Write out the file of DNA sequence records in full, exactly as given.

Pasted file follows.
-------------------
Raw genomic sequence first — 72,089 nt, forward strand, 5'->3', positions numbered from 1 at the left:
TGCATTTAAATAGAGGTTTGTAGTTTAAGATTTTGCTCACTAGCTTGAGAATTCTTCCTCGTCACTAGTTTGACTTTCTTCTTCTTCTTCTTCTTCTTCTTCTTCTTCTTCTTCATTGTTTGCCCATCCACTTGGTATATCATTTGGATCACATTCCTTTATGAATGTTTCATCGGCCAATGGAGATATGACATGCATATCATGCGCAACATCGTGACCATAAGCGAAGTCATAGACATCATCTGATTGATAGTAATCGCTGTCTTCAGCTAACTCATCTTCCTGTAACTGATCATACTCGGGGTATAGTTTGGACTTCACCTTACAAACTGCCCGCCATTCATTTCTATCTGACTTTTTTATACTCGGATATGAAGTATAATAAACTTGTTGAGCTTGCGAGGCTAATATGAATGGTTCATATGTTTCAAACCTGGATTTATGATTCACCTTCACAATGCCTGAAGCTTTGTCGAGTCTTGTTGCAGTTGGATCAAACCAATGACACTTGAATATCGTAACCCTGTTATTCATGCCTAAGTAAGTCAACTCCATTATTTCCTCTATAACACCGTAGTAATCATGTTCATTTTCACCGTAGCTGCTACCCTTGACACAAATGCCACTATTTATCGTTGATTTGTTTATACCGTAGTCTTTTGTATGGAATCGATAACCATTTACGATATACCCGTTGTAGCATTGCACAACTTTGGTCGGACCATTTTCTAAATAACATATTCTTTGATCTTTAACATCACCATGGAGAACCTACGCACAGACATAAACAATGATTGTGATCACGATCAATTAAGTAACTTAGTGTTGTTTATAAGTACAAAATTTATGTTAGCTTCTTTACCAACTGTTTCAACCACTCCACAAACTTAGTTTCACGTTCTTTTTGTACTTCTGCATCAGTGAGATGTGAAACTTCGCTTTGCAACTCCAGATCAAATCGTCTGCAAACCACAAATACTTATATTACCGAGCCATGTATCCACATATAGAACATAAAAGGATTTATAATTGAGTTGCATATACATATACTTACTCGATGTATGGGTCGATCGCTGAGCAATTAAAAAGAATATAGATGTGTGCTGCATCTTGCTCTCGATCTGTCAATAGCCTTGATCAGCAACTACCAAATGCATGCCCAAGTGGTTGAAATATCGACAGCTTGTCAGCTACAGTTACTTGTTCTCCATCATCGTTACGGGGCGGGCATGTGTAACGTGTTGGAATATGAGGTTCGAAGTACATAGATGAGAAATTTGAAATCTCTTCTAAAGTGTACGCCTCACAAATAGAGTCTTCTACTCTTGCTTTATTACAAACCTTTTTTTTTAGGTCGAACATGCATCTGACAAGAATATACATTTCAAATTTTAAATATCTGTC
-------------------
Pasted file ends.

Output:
Raw genomic sequence first — 72,089 nt, forward strand, 5'->3', positions numbered from 1 at the left:
TGCATTTAAATAGAGGTTTGTAGTTTAAGATTTTGCTCACTAGCTTGAGAATTCTTCCTCGTCACTAGTTTGACTTTCTTCTTCTTCTTCTTCTTCTTCTTCTTCTTCTTCTTCATTGTTTGCCCATCCACTTGGTATATCATTTGGATCACATTCCTTTATGAATGTTTCATCGGCCAATGGAGATATGACATGCATATCATGCGCAACATCGTGACCATAAGCGAAGTCATAGACATCATCTGATTGATAGTAATCGCTGTCTTCAGCTAACTCATCTTCCTGTAACTGATCATACTCGGGGTATAGTTTGGACTTCACCTTACAAACTGCCCGCCATTCATTTCTATCTGACTTTTTTATACTCGGATATGAAGTATAATAAACTTGTTGAGCTTGCGAGGCTAATATGAATGGTTCATATGTTTCAAACCTGGATTTATGATTCACCTTCACAATGCCTGAAGCTTTGTCGAGTCTTGTTGCAGTTGGATCAAACCAATGACACTTGAATATCGTAACCCTGTTATTCATGCCTAAGTAAGTCAACTCCATTATTTCCTCTATAACACCGTAGTAATCATGTTCATTTTCACCGTAGCTGCTACCCTTGACACAAATGCCACTATTTATCGTTGATTTGTTTATACCGTAGTCTTTTGTATGGAATCGATAACCATTTACGATATACCCGTTGTAGCATTGCACAACTTTGGTCGGACCATTTTCTAAATAACATATTCTTTGATCTTTAACATCACCATGGAGAACCTACGCACAGACATAAACAATGATTGTGATCACGATCAATTAAGTAACTTAGTGTTGTTTATAAGTACAAAATTTATGTTAGCTTCTTTACCAACTGTTTCAACCACTCCACAAACTTAGTTTCACGTTCTTTTTGTACTTCTGCATCAGTGAGATGTGAAACTTCGCTTTGCAACTCCAGATCAAATCGTCTGCAAACCACAAATACTTATATTACCGAGCCATGTATCCACATATAGAACATAAAAGGATTTATAATTGAGTTGCATATACATATACTTACTCGATGTATGGGTCGATCGCTGAGCAATTAAAAAGAATATAGATGTGTGCTGCATCTTGCTCTCGATCTGTCAATAGCCTTGATCAGCAACTACCAAATGCATGCCCAAGTGGTTGAAATATCGACAGCTTGTCAGCTACAGTTACTTGTTCTCCATCATCGTTACGGGGCGGGCATGTGTAACGTGTTGGAATATGAGGTTCGAAGTACATAGATGAGAAATTTGAAATCTCTTCTAAAGTGTACGCCTCACAAATAGAGTCTTCTACTCTTGCTTTATTACAAACCTTTTTTTTTAGGTCGAACATGCATCTGACAAGAATATACATTTCAAATTTTAAATATCTGTC